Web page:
A stache that can save a life: Movember hits Anne Arundel County

You might notice more mustache-embellished male faces this month, as part of the Movember movement. Two health care workers from Luminis health are talking about Movember, and its mission to create awareness about some serious dangers to manly health--cancer and mental health issues. Besides skin cancer, prostate cancer is the most common form of cancer that impacts men According to the American Cancer Society about 248,530 new cases of prostate cancer occur each year and about 34,130 men die from the disease annually. Mental health is also a real problem among men. Almost 50,000 Americans took their own life in 2019 alone, and men died by suicide more than three and a half times more than women. White males accounted for 69.38% of suicide deaths in 2019. By the way if you, or somebody you know is struggling with suicidal thoughts you can call the numbers below for help. Movember is a way to call attention to these serious issues in a everyday, conversational way. So many of our families are impacted by them, yet we don't often talk about them, Yet talking is often the first step in combatting both these risks to men's health. Dr. Amar Rewari, Chief of Radiation Oncology at Anne Arundel Medical Center, said he thinks the Movember movement and its abundant mustaches are an important catalyst for dialogue regarding men's cancer risk. "I've noticed over the last decade this time of year, seeing more men with mustaches," he said. "That sparks a conversation. I do think as a method of creating awareness related to men's health it is useful." Danny Watkins, director of substance use services at Anne Arundel Medical Center, also believes the movement has value, but only so far as it leads to effective action. "If it's just a word, than it's not going to be impactful," he said. Men's Mental Health Confronting a mental health challenge in a man, whether its yourself or another, is all about opening your mouth and recognizing that there's a problem going on. For a man, that's not always as easy as it may sound. "Talking about it is the only way to solve it," Watkins said. "Most people can't control their own mental health symptoms themselves." If you are someone who is concerned about a man in your life, a successful conversation can depend on how you bring the subject up. You have to be a person the man trusts enough to be open to talking about what he is going through. That can mean, if you're a guy, doing something you don't find easy to do--talking about how you yourself have encountered difficult periods in the past. "There's a lot of things we can do to create trust in a relationship," Watkins said. "Mainly those things are around sharing yourself--sharing some vulnerability." You can subtly bring up to the man how you may have noticed a difference in their behavior. Let them know they can talk to them at anytime confidentially. And if you've been through rough patches yourself, talk a bit about those. If you haven't experienced mental health issues yourself, Watkins suggested keeping it even lighter. Be creative. If it's a Friday and your about to enter weekend time off, ask the man if they have any weekend plans that will help them decompress after a stressful work week. Then you might inquire how they've been feeling lately, and how you've been doing too. "Break the ice gently," he said. " And share that you're a safe person, and that you care about them, and you want to help them." But what if it's not another person? What if you are the person having trouble? Mental health stuff doesn't have to go on for very long to start being an issue. Changed sleeping patterns, eating patterns and social patterns can be indicators that you have a problem you should probably deal with by getting help. "If you notice you're feeling really reserved--you feel irritable, you don't want to be around people, it's hard to sleep at night, you wake up with your mind racing--that type of stuff," Watkins said. "They're (mental health matters) are very treatable, and the first step is just recognizing that you need to get help, and start talking to somebody. There's almost nothing we can't treat. And treatment can often be med free too. Exercises--meditation and yoga are just a couple--are effective at combatting stress and fighting negative mental health symptoms. Free support group meetings are also available to men who need to talk about what's ailing them. It's not easy though. To some extent men are playing against a stacked deck when it comes to mental health issues. For many guys, you can't stay strong and express your inner emotions, because it may be seen as a sign of weakness. "I think it's gender roles that are assigned by society that tell you men are supposed to be strong and not cry," Watkins said. "I think it's a fallacy that men can't be strong and open emotionally at the same time. It's a role that society created that isn't fair." He said sometimes anyone, man. woman or child, needs a mental health day off. "Sometimes you really do need to get your stress under control," he said. "There's simple things you can do to take care of yourself." Those include practicing a normal sleep schedule, getting physical exercise, as well as talking and being verbal. "There's a lot of early symptoms in mental health," he said. "If you can respond to those early symptoms, and start talking to somebody, you can prevent the downhill slope," Men's Physical Health Like in men's mental health, early prevention can be particularly helpful in cancer care. "Early screening is important for men who have long life expectancy," Dr. Rewari said. "Typically men with a greater than 10-year life expectancy get screened." That means regular prostate testing for men aged 50 and over and at 45 year-old for those at higher risk. Rewari said treating prostate cancer can be tricky. Knowing how to treat a man diagnosed with the cancer depends on different factors. "Nowadays we have options, like watchful waiting, for low-risk men with non-aggressive prostate cancer. This way they can still be monitored and not over-treated." Most men who get diagnosed with prostate cancer won't die from it, Rewari said, But the cancer continues to kill 30,000 American men each year, so it's important to get continuing health care if you have it. And to find out you have it it may help to have a track record of regularly getting the PSA blood test, so doctors will have a track record of your test records to work from. Dr. Rewari said there are many different types of prostate cancer and many different ways to treat it. Testicular cancer, also a cause of the Movember movement, is a much rarer cancer. but can be very dangerous. The usual procedure for treating it is removal of the testicle, Rewari said. "(It's) more common in young men," he said. "Most typically in their mid 30's." Regular self screening can be critical in catching the disease before it progresses, the doctor said. So Movember is moving right along. It's already almost mid-month. Men's health matters. Have you seen any men in your life with a bit of hair under their nose? Have you asked how they're doing? Maybe you'll want to--so you're sure to have many more Novembers together as they sport their spectacular 'stache.' This article is made possible by the generous support of sponsors. Please support us by supporting them! Omega Garage Door Repair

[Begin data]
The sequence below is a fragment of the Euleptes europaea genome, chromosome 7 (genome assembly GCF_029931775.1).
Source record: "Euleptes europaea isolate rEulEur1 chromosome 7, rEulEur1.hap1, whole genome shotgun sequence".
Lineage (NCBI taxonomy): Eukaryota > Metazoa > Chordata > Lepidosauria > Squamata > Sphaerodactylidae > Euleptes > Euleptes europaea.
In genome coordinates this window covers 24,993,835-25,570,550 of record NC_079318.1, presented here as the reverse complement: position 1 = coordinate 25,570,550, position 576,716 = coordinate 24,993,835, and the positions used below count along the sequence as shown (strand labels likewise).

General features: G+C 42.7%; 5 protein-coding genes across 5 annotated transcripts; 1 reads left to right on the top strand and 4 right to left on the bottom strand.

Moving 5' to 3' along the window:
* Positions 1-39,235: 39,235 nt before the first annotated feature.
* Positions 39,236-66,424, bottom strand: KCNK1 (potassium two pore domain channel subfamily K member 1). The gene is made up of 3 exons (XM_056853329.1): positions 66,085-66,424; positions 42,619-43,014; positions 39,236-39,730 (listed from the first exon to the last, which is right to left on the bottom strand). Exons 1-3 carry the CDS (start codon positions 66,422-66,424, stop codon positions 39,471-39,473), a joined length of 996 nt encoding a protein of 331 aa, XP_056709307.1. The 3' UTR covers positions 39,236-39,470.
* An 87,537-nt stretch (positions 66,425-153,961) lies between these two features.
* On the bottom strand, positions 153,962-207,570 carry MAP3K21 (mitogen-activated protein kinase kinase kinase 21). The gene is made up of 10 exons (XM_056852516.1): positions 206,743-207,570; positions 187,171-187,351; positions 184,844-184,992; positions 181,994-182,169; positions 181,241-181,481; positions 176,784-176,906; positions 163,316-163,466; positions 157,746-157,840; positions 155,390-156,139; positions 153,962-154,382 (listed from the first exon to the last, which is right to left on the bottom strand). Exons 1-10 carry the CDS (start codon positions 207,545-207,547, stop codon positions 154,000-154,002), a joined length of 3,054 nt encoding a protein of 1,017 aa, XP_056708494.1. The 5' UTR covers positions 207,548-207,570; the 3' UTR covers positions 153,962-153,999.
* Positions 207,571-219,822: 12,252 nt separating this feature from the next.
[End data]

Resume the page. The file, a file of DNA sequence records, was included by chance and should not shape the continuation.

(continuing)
A stache that can save a life: Movember hits Anne Arundel County